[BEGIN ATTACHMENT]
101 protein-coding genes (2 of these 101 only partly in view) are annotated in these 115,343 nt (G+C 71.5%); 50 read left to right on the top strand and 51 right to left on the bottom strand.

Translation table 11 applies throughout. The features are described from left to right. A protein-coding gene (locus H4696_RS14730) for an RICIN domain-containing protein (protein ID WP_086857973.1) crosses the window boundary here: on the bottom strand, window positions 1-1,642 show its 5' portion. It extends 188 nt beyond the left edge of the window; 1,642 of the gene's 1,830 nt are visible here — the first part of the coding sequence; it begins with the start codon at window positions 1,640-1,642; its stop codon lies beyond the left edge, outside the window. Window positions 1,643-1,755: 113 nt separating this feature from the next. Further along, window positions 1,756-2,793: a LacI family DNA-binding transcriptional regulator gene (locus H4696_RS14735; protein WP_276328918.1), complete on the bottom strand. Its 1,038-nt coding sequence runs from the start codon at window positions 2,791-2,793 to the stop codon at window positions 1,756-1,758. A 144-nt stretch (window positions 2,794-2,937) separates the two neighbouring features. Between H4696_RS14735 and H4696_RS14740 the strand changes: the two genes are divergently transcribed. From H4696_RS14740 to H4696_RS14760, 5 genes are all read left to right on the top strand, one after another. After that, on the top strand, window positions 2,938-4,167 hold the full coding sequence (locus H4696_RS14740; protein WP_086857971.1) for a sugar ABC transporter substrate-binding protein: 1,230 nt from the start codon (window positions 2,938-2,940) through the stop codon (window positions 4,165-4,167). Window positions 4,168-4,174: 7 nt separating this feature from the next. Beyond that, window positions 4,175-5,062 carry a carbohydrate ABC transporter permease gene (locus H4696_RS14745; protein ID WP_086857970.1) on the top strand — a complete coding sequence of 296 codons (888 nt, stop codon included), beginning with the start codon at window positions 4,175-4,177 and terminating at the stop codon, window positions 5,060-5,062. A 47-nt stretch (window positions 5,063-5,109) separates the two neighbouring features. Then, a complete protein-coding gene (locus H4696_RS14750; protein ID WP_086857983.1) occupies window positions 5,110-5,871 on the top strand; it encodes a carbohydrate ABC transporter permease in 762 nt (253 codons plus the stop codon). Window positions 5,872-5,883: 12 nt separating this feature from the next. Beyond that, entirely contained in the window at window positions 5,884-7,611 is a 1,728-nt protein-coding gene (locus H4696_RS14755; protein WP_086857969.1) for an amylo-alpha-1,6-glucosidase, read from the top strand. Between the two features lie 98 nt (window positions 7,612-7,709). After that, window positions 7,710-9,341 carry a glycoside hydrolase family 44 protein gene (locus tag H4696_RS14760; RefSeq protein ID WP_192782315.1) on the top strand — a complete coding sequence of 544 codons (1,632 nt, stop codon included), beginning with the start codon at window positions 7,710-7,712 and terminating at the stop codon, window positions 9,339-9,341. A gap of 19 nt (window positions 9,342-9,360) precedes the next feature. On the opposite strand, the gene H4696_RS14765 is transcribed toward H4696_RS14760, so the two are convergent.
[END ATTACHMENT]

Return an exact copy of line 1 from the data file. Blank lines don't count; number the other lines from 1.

101 protein-coding genes (2 of these 101 only partly in view) are annotated in these 115,343 nt (G+C 71.5%); 50 read left to right on the top strand and 51 right to left on the bottom strand.